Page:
Researches have long thought that acyclovir (Zovirax), a drug to treat herpes (HSV-2), might have anti-HIV powers. In September, researchers at the National Institutes of Health said they had found a clue to explain the link—and it's not, as one theory had suggested, because suppressing HSV lowers immune-system inflammation (thus suppressing production of CD4 cells for HIV to attack).

Instead, the process takes place within cells inhabited by both HIV and herpes. There, acyclovir and herpes bind together in a way that allows the drug to attack HIV. The researchers reconstructed acyclovir so that it could do the same even in cells that harbored only HIV, not herpes.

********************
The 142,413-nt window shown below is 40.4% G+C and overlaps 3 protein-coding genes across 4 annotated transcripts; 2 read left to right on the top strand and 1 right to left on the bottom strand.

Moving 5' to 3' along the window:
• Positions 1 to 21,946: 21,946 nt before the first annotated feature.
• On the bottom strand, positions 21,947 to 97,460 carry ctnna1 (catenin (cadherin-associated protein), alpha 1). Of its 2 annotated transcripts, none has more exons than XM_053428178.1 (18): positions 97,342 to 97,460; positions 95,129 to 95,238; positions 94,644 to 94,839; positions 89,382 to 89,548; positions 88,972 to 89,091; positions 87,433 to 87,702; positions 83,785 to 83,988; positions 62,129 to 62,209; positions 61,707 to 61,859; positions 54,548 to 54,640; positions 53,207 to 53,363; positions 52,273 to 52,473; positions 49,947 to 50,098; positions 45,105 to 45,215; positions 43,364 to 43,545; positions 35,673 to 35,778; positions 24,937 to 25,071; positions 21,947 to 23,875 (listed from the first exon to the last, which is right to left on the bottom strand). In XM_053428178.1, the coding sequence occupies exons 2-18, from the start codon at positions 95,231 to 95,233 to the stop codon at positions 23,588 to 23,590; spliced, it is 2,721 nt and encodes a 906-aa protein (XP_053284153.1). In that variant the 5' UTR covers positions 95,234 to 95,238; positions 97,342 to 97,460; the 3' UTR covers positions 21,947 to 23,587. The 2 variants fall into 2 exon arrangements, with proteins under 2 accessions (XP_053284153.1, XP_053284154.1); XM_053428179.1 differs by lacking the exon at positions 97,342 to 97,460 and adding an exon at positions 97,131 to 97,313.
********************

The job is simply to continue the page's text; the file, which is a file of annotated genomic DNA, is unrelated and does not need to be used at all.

If this test tube performance can be repeated in humans, the race will be on to get a reformulated, HIV-fighting acyclovir approved. “We are starting a pilot trial to test the hypothesis,” senior researcher Leonid Margolis, PhD, told POZ. Margolis believes it will work and that a pill can be developed, though he cautions, “It will require years and years.” Once available, it could be useful in places where few choices exist for people who no longer get results from available HIV meds. Another benefit? Acyclovir is far less expensive than most HIV meds.